Caring and Sharing

After years working as a journalist and often covering the seamier side of life it is comforting and encouraging to discover afresh just how kind and generous people can be.

When I was writing one of these posts I tweeted Pam Corbin – “Pam the Jam” from the River Cottage TV series and author of several cookery books – to ask what her policy is on people using her recipes on cookery blogs. Her answer?

Now I would never quote someone’s recipe without giving due credit, but I call that a very generous response. So kudos to Ms Corbin. She’s equally open-handed with her help to respondents on Twitter.

Image of Pam Corbin's "Preserves" book on shelf

I know from having a husband in publishing that this approach isn’t especially widespread when it comes to reprinting someone’s recipe in another cookery book.

Some writers are happy to settle for a credit, others will charge up to £200 a pop and some are prohibited by their publishing contracts from sharing at all.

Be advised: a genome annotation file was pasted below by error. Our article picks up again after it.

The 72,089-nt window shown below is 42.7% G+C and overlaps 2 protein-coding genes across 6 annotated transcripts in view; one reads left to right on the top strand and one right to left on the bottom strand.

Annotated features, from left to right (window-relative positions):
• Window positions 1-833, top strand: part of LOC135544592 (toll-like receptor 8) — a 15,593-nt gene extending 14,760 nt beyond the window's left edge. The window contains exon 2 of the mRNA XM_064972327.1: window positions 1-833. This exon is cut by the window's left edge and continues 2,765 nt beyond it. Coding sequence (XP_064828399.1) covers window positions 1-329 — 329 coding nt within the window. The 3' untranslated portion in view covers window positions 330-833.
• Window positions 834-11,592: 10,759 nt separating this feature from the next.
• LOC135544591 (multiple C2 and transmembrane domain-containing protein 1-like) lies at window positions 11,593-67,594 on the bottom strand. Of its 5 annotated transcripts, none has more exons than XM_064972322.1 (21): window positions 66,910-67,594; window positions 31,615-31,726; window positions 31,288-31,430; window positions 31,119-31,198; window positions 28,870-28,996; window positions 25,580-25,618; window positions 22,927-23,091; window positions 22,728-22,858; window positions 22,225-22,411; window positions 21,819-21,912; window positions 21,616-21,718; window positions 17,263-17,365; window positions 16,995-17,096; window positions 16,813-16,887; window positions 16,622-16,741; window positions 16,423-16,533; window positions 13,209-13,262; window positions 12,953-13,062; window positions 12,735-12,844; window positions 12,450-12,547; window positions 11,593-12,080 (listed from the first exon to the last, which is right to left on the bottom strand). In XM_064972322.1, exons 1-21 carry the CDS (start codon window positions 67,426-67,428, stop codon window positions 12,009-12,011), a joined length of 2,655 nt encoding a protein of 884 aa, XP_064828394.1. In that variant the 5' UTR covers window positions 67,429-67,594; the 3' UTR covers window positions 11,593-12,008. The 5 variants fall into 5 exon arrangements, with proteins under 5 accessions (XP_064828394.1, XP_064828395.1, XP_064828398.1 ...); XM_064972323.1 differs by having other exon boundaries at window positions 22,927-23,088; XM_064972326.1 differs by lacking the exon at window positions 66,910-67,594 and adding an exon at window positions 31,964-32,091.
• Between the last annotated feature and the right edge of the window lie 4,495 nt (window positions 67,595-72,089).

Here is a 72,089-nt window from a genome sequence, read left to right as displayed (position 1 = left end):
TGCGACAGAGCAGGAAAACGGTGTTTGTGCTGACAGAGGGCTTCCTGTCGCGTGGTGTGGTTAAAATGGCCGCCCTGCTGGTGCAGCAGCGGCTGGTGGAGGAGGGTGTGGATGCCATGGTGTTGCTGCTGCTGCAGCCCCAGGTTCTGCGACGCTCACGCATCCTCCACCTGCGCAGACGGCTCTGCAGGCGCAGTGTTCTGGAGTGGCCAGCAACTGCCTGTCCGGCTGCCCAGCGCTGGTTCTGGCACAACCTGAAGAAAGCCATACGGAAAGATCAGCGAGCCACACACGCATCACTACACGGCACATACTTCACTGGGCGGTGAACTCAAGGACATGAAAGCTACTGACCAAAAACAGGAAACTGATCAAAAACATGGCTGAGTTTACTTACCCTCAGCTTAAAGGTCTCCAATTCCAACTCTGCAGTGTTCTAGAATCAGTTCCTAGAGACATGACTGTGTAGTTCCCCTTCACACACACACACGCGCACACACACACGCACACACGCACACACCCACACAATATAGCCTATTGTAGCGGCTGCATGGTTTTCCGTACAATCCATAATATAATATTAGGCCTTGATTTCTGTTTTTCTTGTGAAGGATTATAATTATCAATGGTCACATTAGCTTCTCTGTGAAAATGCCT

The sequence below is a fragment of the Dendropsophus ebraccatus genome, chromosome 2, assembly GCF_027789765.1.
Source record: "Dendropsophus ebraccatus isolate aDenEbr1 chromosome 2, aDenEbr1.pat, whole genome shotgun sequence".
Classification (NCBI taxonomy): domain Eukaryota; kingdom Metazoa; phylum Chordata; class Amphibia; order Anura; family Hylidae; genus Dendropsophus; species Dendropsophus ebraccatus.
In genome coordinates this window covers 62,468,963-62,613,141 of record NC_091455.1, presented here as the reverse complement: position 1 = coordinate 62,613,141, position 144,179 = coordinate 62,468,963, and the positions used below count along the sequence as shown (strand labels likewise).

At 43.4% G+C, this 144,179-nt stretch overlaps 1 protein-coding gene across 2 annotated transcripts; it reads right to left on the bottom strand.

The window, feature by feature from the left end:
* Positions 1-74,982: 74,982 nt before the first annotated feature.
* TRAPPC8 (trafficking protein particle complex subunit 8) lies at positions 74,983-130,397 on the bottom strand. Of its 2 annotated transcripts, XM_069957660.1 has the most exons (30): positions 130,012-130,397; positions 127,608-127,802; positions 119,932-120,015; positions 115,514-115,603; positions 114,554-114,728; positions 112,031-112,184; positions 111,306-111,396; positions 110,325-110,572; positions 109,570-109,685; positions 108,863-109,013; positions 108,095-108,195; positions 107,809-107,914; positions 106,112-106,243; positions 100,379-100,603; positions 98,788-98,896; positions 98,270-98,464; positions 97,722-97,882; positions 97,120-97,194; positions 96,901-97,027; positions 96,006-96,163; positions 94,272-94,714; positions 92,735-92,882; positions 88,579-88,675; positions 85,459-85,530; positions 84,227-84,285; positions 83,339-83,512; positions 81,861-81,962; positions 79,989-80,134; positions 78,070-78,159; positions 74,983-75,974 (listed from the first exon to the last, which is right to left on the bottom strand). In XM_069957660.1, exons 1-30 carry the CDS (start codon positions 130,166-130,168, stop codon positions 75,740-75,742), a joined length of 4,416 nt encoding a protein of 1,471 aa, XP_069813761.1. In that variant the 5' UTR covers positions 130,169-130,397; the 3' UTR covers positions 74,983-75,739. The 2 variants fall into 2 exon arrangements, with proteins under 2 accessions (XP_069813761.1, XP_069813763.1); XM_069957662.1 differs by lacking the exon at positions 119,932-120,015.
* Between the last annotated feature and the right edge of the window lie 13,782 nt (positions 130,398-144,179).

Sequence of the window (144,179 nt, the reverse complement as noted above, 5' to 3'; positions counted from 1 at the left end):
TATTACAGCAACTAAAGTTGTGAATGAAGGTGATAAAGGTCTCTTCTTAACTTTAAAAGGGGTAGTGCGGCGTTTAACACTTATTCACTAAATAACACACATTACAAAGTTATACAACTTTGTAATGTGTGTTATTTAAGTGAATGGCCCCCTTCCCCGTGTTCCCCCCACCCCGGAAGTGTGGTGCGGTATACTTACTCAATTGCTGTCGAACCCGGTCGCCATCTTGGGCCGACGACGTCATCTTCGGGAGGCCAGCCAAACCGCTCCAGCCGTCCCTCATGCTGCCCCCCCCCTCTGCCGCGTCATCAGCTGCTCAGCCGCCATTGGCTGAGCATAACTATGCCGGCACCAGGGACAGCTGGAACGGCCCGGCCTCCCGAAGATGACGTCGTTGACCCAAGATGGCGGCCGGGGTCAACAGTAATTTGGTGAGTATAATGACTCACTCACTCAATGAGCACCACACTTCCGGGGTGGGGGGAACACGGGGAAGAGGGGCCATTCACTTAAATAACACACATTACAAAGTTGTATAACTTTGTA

Many cook books get around the copyright issue by crediting the original creator but altering the recipe substantially.

I’m new to this blogging malarkey but I suspect that in the past bloggers have shared recipes without always asking permission. But as blogging, especially food blogging, becomes more widespread, agents and publishers will become more vigilant.

I think it is quite right that they should – the books and their contents are, after all, how they and their clients make their livings and I would get extremely shirty with anyone who plagiarised my work as a journalist (and yes, it has happened).

So I understand that attitude. But my gut feeling (pun intended) is that when push comes to shove, Pam Corbin is right – recipes, like food, are for sharing.

Find out more about Pam Corbin’s books here and follow her on Twitter @pamthejam.

2 thoughts on “Caring and Sharing

  1. I’m pleased to be the publisher and author of
    my recipes in my books. I know a number of
    authors who have fallen foul with their publisher when the publisher holds copyright ( and the right to agree to reproduction elsewhere ) and not the author.

    • You are right, it is a minefield. A recent book my husband worked on involved getting permissions from authors, publishers, photographers AND in several cases the restaurant for which the recipe was either named or was created at. I think most cooks like to share – but sometimes they’re contractually obliged to refuse.

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